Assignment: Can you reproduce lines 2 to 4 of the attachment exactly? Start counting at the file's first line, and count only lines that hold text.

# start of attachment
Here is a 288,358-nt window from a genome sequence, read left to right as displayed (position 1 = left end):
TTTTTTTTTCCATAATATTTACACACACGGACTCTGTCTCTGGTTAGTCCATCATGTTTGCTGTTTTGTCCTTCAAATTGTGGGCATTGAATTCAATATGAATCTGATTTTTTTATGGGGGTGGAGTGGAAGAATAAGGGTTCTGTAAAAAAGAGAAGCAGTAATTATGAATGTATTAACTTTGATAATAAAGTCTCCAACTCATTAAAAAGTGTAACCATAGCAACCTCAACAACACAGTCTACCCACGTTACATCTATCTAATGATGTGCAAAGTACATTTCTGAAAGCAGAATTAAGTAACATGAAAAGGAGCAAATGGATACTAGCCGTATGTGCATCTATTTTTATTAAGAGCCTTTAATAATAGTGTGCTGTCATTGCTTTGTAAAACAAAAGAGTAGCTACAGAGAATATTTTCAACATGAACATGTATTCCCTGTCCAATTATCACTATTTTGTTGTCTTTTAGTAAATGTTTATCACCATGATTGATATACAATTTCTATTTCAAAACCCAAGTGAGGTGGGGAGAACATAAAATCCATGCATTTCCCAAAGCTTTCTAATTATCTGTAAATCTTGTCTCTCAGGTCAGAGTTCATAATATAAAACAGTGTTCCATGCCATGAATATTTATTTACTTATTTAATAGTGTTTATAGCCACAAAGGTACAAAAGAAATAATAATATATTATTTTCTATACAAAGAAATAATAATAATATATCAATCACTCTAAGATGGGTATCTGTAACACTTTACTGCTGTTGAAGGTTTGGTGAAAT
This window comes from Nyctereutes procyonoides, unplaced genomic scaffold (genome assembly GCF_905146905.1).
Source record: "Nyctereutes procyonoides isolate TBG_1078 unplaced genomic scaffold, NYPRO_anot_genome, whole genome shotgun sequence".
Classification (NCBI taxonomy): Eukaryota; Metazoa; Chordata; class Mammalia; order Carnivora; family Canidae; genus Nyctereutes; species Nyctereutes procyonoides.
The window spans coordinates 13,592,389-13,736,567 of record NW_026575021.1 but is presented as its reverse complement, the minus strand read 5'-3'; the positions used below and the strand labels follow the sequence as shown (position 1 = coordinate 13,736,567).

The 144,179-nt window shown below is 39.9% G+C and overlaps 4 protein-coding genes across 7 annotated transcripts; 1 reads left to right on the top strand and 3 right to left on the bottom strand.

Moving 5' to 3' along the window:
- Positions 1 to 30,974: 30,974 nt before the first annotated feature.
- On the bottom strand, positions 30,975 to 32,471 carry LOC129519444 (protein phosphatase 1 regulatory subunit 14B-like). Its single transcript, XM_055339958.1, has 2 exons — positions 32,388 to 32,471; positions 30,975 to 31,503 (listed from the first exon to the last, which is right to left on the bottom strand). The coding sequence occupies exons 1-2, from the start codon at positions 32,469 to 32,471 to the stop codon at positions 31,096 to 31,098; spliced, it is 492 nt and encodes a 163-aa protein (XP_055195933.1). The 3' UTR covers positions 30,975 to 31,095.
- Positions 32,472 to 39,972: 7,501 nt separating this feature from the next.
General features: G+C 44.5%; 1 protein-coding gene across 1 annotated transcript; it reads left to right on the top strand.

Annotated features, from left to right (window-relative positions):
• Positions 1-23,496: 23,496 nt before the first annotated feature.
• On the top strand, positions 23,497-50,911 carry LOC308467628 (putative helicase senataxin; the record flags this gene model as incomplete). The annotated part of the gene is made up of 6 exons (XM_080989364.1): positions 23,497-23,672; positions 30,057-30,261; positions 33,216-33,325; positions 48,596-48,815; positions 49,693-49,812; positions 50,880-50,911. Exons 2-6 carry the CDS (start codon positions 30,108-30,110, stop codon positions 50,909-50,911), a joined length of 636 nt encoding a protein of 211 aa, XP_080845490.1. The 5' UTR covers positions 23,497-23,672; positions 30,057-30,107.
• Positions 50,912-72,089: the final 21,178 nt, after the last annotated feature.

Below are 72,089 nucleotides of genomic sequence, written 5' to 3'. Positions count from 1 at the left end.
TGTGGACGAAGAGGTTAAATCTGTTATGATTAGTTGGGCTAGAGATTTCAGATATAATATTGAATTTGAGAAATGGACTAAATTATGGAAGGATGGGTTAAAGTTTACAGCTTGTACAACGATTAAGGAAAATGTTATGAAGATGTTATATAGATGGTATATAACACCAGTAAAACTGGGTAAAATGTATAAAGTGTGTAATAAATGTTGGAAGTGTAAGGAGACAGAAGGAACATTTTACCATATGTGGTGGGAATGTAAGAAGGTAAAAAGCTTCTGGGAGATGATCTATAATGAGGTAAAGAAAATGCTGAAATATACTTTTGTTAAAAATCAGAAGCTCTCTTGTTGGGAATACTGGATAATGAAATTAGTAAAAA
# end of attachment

TTTTTTTTTCCATAATATTTACACACACGGACTCTGTCTCTGGTTAGTCCATCATGTTTGCTGTTTTGTCCTTCAAATTGTGGGCATTGAATTCAATATGAATCTGATTTTTTTATGGGGGTGGAGTGGAAGAATAAGGGTTCTGTAAAAAAGAGAAGCAGTAATTATGAATGTATTAACTTTGATAATAAAGTCTCCAACTCATTAAAAAGTGTAACCATAGCAACCTCAACAACACAGTCTACCCACGTTACATCTATCTAATGATGTGCAAAGTACATTTCTGAAAGCAGAATTAAGTAACATGAAAAGGAGCAAATGGATACTAGCCGTATGTGCATCTATTTTTATTAAGAGCCTTTAATAATAGTGTGCTGTCATTGCTTTGTAAAACAAAAGAGTAGCTACAGAGAATATTTTCAACATGAACATGTATTCCCTGTCCAATTATCACTATTTTGTTGTCTTTTAGTAAATGTTTATCACCATGATTGATATACAATTTCTATTTCAAAACCCAAGTGAGGTGGGGAGAACATAAAATCCATGCATTTCCCAAAGCTTTCTAATTATCTGTAAATCTTGTCTCTCAGGTCAGAGTTCATAATATAAAACAGTGTTCCATGCCATGAATATTTATTTACTTATTTAATAGTGTTTATAGCCACAAAGGTACAAAAGAAATAATAATATATTATTTTCTATACAAAGAAATAATAATAATATATCAATCACTCTAAGATGGGTATCTGTAACACTTTACTGCTGTTGAAGGTTTGGTGAAAT
This window comes from Nyctereutes procyonoides, unplaced genomic scaffold (genome assembly GCF_905146905.1).
Source record: "Nyctereutes procyonoides isolate TBG_1078 unplaced genomic scaffold, NYPRO_anot_genome, whole genome shotgun sequence".